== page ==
The French and Indian War (The Seven Years' War)

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What are the three main reasons the French and Indian War started?

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The French and Indian War, or Seven Years' War, seems inevitable when we look at the big picture. It was the culmination of a series of violent conflicts between the French and English that had been occurring on and off for generations over hegemony in North America.

One reason for this war was economics. North America was full of riches. Furs from the interior, cod from the offshore fishing grounds, and sugar from the Carribean Islands were making both imperial powers immensely wealthy. However, if one could force the other out of the region, they would have a potential monopoly over these resources.

The French and British also had made numerous alliances with various native groups. These different tribes did not always get along with each other either. A complicated and entangling system of alliances frequently brought allies of the two empires into conflict with each other. This made the situation in North America very unstable and was a factor that led to the outbreak of conflict.

Another main reason for the conflict was a disagreement over who could lay claim to the Ohio territory. Most British settlements were east of the Appalachian Mountains and the French were mostly along (and north of) the St. Lawerence River. Few Europeans had made significant incursions into the Ohio River Valley, yet both Empires arbitrarily laid claim to it. Such a situation was untenable, and when the French military moved in to make a real claim to the land, the British were forced to respond in kind.

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Both Britain and France wanted to corner the market on the lucrative North American fur trade. American settlers began to move west of the Appalachian Mountains in order to look for farmland, and they ran against French traders from Quebec who were in the area gathering furs. Ultimately it was an attack led by George Washington in the disputed territory that started the war in North America. 

Both sides saw this war as a way to determine control of North America once and for all. The region was doubly important as both Britain and France considered the possibility of using it as a supply point for its lucrative sugar trade in the Caribbean. While furs were valuable, the value of sugar from the Caribbean was worth more than all the other raw materials combined in the English colonies.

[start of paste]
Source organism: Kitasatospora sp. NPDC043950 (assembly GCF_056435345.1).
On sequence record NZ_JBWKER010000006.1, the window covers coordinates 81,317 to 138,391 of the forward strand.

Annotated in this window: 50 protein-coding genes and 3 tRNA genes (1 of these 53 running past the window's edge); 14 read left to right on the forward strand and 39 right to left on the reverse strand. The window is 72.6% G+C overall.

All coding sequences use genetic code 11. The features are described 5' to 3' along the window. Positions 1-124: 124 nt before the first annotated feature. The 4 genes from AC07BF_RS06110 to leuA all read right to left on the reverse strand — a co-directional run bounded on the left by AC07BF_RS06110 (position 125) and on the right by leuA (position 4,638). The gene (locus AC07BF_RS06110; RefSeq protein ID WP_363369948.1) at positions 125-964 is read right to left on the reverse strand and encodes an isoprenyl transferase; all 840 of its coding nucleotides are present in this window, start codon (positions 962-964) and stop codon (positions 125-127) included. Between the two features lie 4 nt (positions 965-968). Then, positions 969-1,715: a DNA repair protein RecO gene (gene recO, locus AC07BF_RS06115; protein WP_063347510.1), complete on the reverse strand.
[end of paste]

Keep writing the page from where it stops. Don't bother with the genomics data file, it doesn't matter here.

Britain and France had fought periodically for over one hundred years before the French and Indian War—this war can be seen as a continuance of those wars. Another thing that led to the tension that created this war was British expansionism during this period into Asian markets, such as India. France did not want to lose power by being locked out of these markets.  

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The French and Indian War was fought between the two greatest powers on earth.  The British and French had been rivals for a very long time in Europe.  By 1754, the rivalry had followed them to North America.

The French had long enjoyed a very profitable business with the fur trade.  The French had settled in the Ohio River valley, while the British were on the Atlantic coast.  British colonists had moved into the Ohio River valley by 1754 and began competing with the French in the fur trade. 

Not only were the French and British competing for dominance in Europe and in North America, they were also competing for trade in other parts of the world like Asia. 

These are the causes of the French and Indian War. 

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The French and Indian War (1754-1763) should be thought of as part of a worldwide struggle between the British and French.  That conflict is better known as the Seven Years War.

The main cause of the French and Indian War is the superpower competition between Britain and France.  These two countries were the most powerful in the world and competed for dominance around the globe.

Within this overall cause, there were reasons specific to North America that helped cause the war.

1. The desire on the part of both countries to control the lucrative North American fur trade.

2. The fact that the expansion of the British colonies in North America were threatening French territory and their trade routes.

These three factors (which can be seen as two subfactors of a main cause) were instrumental in causing the French and Indian War.

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